France-based e-commerce platform provider PrestaShop seeks to expand in the U.S. Having opened a Miami office in 2011, it provides software for about 6,000 U.S. e-commerce stores—roughly six times as many as last year.
“The goal is really to gain market share here as we did in lots of countries,” says PrestaShop co-founder and CEO Bruno Lévêque. Globally, the company says it powers more than 125,000 online stores in 150 countries.
PrestaShop’s sales have tripled since 2010; this year it expects revenue will exceed $8 million. Its financial health also received a boost last September from venture capital firm Serena Capital, which invested 3 million euros, about $4.1 million at the time, in PrestaShop. The company has 85 employees in Europe and 15 in the United States.
With its free, open-source code—meaning web developers can create and share their own custom features or tweak the existing ones themselves—PrestaShop competes directly with Magento’s free, open-source Community Edition software. PrestaShop’s version includes catalog management and a customer loyalty module for awarding points to repeat customers. It can also handle multiple currencies and payment methods.
PrestaShop also offers a hosted, software-as-a-service version of the software available for a monthly fee, which in September will be a flat rate of $50 per month instead of the current pricing that equals 2% of a client’s revenue, Lévêque says. The SaaS version comes with extra support and automatic downloading and installation for add-on modules from its marketplace. It also has a few extra features to help small merchants with such tasks as creating catalogs, search engine optimization and selecting shipping providers.
While the for-sale software increasingly contributes to PrestaShop’s revenue, the company makes most of its money with its industry partners, who pay to have functions around their products built into the base software, and by selling add-on modules with extra features and functions in its marketplace.
For instance, PrestaShop works with such payment service providers as PayPal Inc. and Authorize.net to build applications directly into the base version of the software. Any retailer that starts on PrestaShop today will automatically have PayPal features available for its site, including PayPal Checkout, Express and built-in refunds for returns.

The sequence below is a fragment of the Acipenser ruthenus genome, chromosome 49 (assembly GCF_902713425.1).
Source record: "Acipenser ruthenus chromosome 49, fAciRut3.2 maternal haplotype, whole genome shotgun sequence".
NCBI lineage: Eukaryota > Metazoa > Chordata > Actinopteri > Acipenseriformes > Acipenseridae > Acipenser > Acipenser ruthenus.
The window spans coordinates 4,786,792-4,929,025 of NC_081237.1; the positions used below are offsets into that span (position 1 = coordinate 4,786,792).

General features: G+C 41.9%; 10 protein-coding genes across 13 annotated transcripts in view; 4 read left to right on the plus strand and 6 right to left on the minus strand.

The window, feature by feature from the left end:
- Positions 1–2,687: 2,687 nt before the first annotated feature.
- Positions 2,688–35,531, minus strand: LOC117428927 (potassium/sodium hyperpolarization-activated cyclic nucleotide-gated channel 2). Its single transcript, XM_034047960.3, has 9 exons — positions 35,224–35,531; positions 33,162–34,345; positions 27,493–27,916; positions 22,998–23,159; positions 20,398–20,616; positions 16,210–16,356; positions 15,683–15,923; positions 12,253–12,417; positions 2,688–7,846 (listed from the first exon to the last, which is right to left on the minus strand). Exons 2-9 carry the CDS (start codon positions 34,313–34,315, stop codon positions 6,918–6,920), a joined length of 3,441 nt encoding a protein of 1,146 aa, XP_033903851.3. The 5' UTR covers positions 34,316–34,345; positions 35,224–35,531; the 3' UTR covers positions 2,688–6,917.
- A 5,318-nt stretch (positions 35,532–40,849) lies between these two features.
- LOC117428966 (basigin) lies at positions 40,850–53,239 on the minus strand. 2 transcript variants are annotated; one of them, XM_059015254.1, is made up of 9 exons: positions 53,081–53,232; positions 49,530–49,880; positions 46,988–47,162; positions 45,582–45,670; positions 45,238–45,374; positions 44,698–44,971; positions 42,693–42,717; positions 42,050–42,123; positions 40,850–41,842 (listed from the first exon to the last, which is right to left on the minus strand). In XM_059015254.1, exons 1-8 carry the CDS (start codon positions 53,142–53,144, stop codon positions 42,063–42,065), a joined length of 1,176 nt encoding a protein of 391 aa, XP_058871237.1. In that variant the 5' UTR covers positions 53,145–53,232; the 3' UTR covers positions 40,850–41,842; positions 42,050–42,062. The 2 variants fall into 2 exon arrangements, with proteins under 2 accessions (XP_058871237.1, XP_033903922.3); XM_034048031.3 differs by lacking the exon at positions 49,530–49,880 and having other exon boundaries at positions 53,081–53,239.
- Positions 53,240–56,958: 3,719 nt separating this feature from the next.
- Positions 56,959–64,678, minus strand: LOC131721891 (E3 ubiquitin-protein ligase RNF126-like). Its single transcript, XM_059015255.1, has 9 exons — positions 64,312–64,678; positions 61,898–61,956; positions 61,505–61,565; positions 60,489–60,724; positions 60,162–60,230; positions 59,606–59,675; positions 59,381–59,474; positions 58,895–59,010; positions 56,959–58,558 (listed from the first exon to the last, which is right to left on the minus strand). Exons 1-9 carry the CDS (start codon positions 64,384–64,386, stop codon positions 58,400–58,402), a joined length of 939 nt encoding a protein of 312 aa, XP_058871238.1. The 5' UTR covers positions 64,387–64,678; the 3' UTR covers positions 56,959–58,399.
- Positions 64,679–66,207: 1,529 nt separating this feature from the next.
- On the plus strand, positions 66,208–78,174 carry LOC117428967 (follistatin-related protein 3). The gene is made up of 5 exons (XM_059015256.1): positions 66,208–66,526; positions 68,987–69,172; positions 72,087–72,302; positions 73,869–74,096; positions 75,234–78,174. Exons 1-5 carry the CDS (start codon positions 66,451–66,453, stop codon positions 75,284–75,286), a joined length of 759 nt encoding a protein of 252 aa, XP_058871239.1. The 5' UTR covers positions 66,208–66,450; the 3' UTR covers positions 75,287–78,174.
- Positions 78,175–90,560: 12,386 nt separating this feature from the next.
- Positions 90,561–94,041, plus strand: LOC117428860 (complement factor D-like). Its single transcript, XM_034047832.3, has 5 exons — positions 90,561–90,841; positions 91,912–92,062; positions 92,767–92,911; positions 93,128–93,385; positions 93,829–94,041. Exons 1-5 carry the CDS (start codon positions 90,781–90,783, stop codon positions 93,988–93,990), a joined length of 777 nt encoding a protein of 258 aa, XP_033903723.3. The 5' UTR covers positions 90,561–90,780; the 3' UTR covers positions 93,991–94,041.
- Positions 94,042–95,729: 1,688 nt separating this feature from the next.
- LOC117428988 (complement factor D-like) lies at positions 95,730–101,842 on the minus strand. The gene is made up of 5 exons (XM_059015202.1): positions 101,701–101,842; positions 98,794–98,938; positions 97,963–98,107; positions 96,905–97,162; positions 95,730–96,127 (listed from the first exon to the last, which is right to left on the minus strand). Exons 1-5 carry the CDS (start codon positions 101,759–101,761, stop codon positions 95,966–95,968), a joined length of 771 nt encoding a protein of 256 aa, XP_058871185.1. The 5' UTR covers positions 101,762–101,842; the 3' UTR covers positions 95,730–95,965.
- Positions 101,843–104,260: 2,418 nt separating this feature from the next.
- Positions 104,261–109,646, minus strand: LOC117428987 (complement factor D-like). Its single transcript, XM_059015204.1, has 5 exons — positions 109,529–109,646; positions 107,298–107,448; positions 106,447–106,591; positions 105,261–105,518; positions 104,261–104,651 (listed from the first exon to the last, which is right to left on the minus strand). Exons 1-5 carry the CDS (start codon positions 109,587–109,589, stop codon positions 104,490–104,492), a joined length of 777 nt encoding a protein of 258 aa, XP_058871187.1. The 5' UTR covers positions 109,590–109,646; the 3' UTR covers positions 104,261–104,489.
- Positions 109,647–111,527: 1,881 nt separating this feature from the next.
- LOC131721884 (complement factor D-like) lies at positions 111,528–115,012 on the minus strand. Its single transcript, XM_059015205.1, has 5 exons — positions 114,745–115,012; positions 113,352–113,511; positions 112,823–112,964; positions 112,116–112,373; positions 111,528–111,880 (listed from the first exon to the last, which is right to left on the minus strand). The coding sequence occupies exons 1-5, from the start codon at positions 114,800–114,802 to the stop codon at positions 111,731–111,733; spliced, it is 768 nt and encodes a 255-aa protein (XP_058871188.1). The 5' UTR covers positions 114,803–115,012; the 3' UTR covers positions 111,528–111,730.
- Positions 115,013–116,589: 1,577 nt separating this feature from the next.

Retailers can choose from more than 2,000 templates and 275-plus feature add-ons in the PrestaShop marketplace to customize their e-commerce stores. Additionally, more than 300,000 developers in PrestaShop’s online forum create their own add-on modules, such as an application to export an e-commerce store’s accounting records to Intuit Inc.’s QuickBooks program.
Developers can share their modules for free or sell them in the marketplace, in which case PrestaShop takes a 30% cut of profits. Developers sell modules for anywhere from a few dollars to hundreds of dollars, depending on their functions and complexity. Merchants pay a one-time fee for the modules, which are typically licensed for the particular version of PrestaShop software they are running. Developers may or may not update their modules to continue working in newer versions.
E-commerce services firm Business Tech makes most of its revenue by selling modules it develops on PrestaShop, says CEO David Niry, and also earns fees for helping clients run e-commerce sites on the platform. “Open source is something that’s definitely a requirement for us,” he says. “One of the main things that seduced us to PrestaShop was that it’s accessible to many new developers. It’s fairly easy to start building applications and modules.”
Business Tech sells 15 modules on the marketplace, averaging 10 sales a day. One of its bestselling modules allows retailers to build a shop tab on their Facebook pages. It costs 69.90 Euros, or about $85, Niry says.
Niry says his team often coordinates with PrestaShop to develop modules. As well as more general advice, PrestaShop occasionally passes along ideas merchants have requested that it might not have the time to build itself. “It is a strategic advantage to have a lot of people building functionality,” Niry says. For example, a retailer in Brazil should be able to find a Brazilian payment system for her shop, he says, because someone in the community is likely building one.
Paula Slof runs her year-old online retail shop, Paula & Chlo Handbags, on PrestaShop. After trying two platforms that did not please her, Slof found PrestaShop at the suggestion of her programmer, who uses the vendor to run her own agency, which helps clients operate e-commerce sites.
“It can grow with me,” Slof says. “We’ve only had it about three months, but it’s been fantastic and already we are making changes because there are so many options out there.” She bought a search engine optimization module for about $99 as well as a few more expensive add-ons, she says, leading to an increase in her natural search rankings.
“They’re easy to work with and you don’t need to be a computer genius to figure this out,” Slof says. “I can’t say you need to have a programmer—I just know for myself I needed to have someone to do that part of it for me. Because I had someone so good, this has been a really easy process.”